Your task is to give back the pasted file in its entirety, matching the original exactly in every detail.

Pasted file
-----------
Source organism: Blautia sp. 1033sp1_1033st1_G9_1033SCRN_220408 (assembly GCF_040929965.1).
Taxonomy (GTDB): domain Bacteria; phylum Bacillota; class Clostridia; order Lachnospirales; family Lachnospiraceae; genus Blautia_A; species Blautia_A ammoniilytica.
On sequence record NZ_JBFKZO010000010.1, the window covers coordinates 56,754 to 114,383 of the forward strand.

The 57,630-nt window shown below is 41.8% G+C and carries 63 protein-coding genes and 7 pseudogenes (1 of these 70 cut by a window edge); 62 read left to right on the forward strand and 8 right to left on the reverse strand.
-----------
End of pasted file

Source organism: Blautia sp. 1033sp1_1033st1_G9_1033SCRN_220408 (assembly GCF_040929965.1).
Taxonomy (GTDB): domain Bacteria; phylum Bacillota; class Clostridia; order Lachnospirales; family Lachnospiraceae; genus Blautia_A; species Blautia_A ammoniilytica.
On sequence record NZ_JBFKZO010000010.1, the window covers coordinates 56,754 to 114,383 of the forward strand.

The 57,630-nt window shown below is 41.8% G+C and carries 63 protein-coding genes and 7 pseudogenes (1 of these 70 cut by a window edge); 62 read left to right on the forward strand and 8 right to left on the reverse strand.